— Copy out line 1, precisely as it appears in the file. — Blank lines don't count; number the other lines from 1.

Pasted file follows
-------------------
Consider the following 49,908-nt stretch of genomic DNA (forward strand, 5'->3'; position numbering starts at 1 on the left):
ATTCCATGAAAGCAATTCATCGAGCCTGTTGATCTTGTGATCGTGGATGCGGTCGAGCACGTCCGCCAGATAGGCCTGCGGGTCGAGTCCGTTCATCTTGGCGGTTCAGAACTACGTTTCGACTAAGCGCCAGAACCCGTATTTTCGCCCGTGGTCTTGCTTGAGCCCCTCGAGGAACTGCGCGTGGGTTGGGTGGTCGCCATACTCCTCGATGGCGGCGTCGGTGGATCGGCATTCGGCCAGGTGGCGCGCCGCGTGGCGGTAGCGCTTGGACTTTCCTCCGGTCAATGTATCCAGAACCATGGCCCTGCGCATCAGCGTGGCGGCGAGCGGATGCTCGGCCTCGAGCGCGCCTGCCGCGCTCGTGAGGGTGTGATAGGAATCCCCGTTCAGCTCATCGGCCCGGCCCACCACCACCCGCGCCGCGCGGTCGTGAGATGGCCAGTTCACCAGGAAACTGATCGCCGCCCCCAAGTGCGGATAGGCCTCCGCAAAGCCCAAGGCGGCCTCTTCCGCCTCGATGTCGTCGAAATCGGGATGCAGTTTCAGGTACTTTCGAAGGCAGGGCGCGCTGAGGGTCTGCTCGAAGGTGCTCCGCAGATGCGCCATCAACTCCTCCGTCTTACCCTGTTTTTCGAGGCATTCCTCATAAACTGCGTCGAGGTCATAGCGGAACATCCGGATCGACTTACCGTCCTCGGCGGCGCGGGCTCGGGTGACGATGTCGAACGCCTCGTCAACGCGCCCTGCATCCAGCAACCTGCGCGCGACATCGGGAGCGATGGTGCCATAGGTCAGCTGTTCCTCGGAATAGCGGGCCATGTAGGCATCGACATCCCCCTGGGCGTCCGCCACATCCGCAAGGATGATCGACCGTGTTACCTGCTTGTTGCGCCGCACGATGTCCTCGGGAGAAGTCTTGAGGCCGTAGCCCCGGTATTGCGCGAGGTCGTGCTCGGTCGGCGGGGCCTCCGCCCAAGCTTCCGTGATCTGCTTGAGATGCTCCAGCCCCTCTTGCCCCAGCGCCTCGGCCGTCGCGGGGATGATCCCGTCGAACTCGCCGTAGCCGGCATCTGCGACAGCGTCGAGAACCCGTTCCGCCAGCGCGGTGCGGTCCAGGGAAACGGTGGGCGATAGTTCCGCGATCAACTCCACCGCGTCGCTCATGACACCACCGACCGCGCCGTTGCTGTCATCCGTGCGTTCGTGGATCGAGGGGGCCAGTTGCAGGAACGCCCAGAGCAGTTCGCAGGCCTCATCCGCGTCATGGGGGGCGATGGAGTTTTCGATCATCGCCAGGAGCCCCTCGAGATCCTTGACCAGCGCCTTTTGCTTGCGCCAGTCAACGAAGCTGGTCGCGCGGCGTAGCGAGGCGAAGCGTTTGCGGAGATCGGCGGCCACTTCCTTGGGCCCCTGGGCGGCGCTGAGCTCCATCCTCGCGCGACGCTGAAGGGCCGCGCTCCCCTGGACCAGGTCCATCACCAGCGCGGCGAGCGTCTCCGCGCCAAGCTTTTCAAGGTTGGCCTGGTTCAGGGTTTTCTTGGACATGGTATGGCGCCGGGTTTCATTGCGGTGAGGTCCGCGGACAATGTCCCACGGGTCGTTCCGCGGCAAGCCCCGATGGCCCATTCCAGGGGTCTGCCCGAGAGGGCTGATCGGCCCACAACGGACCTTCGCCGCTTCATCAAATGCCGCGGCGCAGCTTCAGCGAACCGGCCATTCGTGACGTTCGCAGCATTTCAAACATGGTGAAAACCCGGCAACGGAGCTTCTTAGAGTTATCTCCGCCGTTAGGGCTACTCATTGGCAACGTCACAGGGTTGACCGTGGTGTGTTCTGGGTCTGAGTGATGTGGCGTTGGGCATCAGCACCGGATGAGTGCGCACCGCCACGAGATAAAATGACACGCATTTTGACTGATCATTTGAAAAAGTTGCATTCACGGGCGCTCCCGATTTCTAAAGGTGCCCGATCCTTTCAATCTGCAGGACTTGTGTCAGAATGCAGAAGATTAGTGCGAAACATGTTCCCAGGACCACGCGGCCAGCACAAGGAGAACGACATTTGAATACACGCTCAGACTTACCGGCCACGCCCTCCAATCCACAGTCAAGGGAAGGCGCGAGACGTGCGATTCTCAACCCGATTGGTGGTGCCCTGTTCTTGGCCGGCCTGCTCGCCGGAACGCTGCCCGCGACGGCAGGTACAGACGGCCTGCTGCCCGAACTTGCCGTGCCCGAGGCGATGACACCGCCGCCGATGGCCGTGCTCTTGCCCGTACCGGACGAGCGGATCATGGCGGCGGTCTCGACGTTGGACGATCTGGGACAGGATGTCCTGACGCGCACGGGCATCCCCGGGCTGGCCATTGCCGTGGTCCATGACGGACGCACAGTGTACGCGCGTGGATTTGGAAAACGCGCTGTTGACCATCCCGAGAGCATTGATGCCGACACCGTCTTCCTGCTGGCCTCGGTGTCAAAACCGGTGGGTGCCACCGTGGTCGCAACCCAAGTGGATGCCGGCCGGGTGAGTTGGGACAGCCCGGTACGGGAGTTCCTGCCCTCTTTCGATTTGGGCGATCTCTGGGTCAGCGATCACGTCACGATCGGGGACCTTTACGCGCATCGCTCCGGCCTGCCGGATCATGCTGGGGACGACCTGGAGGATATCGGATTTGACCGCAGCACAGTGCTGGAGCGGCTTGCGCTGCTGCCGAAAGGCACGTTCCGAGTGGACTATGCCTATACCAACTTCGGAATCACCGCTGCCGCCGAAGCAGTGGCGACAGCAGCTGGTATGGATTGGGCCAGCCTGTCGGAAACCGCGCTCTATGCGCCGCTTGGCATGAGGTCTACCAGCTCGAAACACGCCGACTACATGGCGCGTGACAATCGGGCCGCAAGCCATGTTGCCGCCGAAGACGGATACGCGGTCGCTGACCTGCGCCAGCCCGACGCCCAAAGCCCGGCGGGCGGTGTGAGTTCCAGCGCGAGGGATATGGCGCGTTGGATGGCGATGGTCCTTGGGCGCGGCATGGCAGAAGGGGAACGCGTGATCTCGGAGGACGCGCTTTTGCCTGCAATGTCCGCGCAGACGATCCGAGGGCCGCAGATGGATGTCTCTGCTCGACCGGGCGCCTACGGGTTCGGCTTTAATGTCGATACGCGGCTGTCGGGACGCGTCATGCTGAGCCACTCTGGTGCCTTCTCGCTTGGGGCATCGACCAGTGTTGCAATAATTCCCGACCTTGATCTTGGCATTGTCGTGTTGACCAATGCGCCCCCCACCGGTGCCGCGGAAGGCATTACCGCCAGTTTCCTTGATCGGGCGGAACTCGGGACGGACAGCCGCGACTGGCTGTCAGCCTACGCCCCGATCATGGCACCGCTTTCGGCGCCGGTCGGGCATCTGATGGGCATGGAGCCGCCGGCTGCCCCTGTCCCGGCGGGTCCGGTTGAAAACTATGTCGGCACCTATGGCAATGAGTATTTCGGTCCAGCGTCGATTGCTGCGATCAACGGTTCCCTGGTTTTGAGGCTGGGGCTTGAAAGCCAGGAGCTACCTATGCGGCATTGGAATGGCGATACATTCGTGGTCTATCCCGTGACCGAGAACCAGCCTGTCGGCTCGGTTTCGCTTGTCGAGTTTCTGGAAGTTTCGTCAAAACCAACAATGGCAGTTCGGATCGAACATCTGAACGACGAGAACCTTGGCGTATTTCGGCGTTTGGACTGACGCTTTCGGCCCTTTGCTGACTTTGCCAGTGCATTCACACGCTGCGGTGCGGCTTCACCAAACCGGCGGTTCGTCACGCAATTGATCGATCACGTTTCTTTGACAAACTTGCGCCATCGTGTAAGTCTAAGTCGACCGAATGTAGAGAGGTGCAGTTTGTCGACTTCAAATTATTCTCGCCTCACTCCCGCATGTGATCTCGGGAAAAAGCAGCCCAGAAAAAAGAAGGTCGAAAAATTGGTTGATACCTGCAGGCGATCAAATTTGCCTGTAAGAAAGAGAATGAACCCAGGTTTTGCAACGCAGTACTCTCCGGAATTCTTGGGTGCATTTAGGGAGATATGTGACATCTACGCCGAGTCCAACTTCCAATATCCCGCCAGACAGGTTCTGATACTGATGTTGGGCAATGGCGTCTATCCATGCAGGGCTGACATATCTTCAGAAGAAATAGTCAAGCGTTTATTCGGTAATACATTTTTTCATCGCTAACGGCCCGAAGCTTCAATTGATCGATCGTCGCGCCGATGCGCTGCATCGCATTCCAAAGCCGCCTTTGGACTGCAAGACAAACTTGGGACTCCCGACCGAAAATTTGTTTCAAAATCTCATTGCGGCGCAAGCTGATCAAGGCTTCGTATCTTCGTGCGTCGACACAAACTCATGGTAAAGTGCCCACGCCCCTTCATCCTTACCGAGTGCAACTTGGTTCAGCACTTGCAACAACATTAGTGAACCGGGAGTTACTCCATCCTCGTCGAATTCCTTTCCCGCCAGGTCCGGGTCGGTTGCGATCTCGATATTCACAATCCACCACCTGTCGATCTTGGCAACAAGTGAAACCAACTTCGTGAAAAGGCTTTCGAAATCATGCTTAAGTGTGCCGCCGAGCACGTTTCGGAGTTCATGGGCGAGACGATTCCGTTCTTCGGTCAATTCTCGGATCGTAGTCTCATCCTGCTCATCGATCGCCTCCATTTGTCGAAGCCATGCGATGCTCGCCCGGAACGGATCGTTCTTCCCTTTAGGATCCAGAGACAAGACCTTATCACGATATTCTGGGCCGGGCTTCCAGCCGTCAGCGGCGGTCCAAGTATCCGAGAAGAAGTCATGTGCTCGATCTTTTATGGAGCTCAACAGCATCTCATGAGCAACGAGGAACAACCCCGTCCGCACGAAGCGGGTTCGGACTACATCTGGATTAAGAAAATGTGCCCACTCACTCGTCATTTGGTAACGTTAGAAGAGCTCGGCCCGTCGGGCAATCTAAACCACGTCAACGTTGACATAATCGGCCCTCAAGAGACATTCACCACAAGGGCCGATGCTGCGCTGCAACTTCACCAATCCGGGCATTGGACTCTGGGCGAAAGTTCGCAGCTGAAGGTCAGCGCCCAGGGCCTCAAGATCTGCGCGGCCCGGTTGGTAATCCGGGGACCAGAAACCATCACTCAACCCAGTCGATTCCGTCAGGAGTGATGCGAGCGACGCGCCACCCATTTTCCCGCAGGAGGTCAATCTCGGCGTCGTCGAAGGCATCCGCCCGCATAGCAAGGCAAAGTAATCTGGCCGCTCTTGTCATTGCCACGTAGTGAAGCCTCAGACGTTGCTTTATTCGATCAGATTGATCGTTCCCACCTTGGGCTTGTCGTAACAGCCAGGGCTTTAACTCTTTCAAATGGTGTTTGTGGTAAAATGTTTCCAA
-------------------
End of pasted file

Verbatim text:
Consider the following 49,908-nt stretch of genomic DNA (forward strand, 5'->3'; position numbering starts at 1 on the left):